Modern RVs have plenty of creature comforts, but hard ice cream hasn’t always been one of them – until now. Residential RV refrigerator installations are on the rise as RV owners are opting for sticks-and-bricks refrigerators in their rigs. But does the thought of having a “real” refrigerator live up to the expectations? Most RVers who have made the leap say “Absolutely!”
They Rarely Regret a Residential RV Refrigerator Purchase
“We did it and never looked back. Lots of ice and stays COLD!! This Samsung has a lot more room and did I say it stays COLD!” says iRV2 Forums member Mark Miller shares about his 2008 Damon Tuscany motorhome’s unit.
Another RVer on Facebook agrees. “Love my residential. Same footprint as the rv one, way more room. New residential fridge, inverter and 400 watt solar system to run it when boondocking was cheaper than a Rv fridge,” explains Dan Aldridge.
In fact, scan any iRV2 Discussion Forum topics about Residential Refrigerators in RVs and you’ll likely discover that the vast majority of RVers who have opted out of traditional gas absorption style refrigerators say that it was a good idea to do so. They agree that although traditional RV gas absorption refrigerators can be powered three ways – by liquid propane, 120V conventional power and sometimes 12V power produced by the RV’s batteries – the downsides of owning a unit outweighs the positives.
Pros and Cons of Residential RV Refrigerators versus Traditional RV Refrigerators
Look at the basic differences between a residential RV refrigerator versus a traditional RV refrigerator and you’ll see subtle but important differences:
Residential RV Refrigerator Pros
- More space inside
- Consistently cold temperatures
- Performance not effected by outdoor temperatures
- Shorter time to power up and cool down for travel
- Costs less money
- Typically longer lifespan
- Weighs less
Residential RV Refrigerator Cons
- RV interior modifications are often necessary for the unit to fit.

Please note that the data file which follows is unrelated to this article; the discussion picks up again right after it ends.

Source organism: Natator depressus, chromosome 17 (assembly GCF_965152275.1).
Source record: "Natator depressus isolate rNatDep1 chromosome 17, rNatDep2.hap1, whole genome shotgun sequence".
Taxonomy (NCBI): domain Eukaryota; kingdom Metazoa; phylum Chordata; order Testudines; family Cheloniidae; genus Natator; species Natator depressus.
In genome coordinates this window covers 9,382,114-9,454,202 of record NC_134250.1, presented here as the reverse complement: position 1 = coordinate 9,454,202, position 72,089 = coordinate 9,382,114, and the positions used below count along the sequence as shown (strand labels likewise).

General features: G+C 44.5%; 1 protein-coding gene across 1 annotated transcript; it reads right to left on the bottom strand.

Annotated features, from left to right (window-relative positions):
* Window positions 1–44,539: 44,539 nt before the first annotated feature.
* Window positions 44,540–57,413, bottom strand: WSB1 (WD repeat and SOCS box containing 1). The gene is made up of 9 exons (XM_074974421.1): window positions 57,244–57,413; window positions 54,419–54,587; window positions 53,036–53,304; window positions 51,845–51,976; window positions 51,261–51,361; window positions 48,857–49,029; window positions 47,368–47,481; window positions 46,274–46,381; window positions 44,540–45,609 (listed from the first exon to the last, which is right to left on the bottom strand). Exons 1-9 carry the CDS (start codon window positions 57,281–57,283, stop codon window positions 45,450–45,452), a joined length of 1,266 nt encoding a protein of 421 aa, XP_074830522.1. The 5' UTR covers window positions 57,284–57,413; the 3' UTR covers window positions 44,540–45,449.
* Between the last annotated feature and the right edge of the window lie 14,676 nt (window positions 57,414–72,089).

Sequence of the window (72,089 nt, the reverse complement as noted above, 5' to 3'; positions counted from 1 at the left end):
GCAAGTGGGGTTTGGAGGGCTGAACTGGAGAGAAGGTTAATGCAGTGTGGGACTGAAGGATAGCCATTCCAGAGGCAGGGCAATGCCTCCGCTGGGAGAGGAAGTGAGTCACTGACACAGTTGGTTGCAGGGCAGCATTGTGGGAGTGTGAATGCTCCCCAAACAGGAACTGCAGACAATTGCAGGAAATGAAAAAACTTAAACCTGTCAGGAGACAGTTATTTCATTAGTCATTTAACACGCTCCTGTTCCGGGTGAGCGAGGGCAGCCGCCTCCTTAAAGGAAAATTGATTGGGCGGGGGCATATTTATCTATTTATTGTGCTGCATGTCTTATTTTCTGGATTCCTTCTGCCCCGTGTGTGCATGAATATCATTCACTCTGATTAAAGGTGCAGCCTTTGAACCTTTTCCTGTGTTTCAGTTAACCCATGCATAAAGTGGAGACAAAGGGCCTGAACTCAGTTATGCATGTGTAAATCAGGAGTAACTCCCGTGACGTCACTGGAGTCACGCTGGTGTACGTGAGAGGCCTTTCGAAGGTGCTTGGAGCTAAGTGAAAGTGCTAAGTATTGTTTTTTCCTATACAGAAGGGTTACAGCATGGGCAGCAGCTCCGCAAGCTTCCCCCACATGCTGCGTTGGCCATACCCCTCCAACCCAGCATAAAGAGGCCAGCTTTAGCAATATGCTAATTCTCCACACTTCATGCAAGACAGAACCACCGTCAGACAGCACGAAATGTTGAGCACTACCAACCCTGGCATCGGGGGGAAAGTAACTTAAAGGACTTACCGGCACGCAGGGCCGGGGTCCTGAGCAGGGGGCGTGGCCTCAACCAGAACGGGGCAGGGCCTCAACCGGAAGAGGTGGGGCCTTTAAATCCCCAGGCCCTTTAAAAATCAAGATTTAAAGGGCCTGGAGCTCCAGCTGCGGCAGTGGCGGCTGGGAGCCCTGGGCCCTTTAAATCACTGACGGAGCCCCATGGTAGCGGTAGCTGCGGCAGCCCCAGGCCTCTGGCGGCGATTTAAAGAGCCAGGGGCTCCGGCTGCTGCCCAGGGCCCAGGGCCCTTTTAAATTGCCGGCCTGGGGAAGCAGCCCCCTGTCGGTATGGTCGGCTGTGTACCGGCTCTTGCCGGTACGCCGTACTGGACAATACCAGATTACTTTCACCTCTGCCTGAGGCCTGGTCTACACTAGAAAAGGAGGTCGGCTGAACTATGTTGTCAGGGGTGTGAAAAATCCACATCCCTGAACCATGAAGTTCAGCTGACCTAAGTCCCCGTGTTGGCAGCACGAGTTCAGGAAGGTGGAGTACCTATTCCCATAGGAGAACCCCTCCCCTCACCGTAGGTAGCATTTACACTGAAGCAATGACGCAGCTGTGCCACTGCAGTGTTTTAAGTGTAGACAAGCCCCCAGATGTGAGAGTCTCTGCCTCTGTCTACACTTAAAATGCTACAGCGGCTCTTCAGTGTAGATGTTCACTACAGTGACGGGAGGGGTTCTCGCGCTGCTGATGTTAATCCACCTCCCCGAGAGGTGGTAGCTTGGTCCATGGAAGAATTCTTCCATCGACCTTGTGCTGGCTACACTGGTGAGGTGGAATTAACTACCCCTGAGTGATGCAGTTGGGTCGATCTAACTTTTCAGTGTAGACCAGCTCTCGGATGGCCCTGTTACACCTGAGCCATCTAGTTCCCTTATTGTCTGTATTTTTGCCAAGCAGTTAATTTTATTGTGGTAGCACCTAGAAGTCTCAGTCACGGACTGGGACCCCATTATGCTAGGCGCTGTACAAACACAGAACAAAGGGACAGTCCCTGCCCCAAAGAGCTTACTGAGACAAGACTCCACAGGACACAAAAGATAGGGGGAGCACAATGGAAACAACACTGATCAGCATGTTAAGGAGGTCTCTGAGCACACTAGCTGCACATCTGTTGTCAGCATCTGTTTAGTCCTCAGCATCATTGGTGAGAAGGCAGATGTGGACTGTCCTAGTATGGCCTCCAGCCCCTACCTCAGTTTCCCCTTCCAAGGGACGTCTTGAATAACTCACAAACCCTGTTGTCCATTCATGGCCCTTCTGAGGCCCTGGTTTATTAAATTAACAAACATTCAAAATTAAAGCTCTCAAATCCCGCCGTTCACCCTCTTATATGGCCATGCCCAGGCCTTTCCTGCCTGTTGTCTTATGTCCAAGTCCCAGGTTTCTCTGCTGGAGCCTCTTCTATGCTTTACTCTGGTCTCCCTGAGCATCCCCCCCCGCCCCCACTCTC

- Usually requires extra RV batteries, larger generator and solar power investment to power while dry-camping
- Not built for travel: doors will need to be secured during travel
- Sticks-and-bricks appliance technicians may not work on unit unless it’s removed from the RV
Traditional RV Refrigerator Pros
- Multiple ways to power the unit
- Smaller size fits nicely into RVs
- Built for rugged travel
Traditional RV Refrigerator Cons
- Costs significantly more than a residential RV refrigerator
- Propane and ammonia-driven cooling power increases fire risk
- Requires precisely level campsite for efficient operation
- Consistently improper leveling may damage unit over time
- Extreme temperatures outside affect cooling performance
- Requires several hours to chill before packing food inside
Is a Residential RV Refrigerator Good for Boondocking?
The power consumption of a gas absorption-style refrigerator versus a residential RV refrigerator are so similar that most RVers say they don’t notice the difference. But because residential RV refrigerators can only be powered by conventional electricity, many people are under the impression that boondocking is not an option when you install one of these units. That couldn’t be further from the truth.
If you enjoy dry camping, don’t dismiss owning one of these units as an option. Talk to other hard-core RV boondockers with residential RV refrigerators to get the real story.
“We dry camp often. Have residential refrigerator. Don’t find it to be a problem. With our coach the RR option included six rather than the standard four batteries,” explains vsheetz, an iRV2 Forums member.
“We also dry camp a lot and have upsized from Group 24 to CG2 golf cart batteries – 4 total. The refrigerator will consume about 25% of the battery capacity in a 24 hour period absent any charging,” says 2Escapees iRV2 Forums members.
If you keep your RV long enough, your refrigerator will need replacing. If you’re thinking of buying a residential RV refrigerator, rest assured that for most RV owners, installing one of these units was the best thing they ever did to enhance their RV travel experience.
Rene Agredano and her husband, Jim Nelson, became full-time RVers in 2007 and have been touring the country ever since. In her blog, Rene chronicles the ins and outs of the full-timing life and brings readers along to meet the fascinating people and amazing places they visit on the road. Her road trip adventures are chronicled in her blog at LiveWorkDream.com.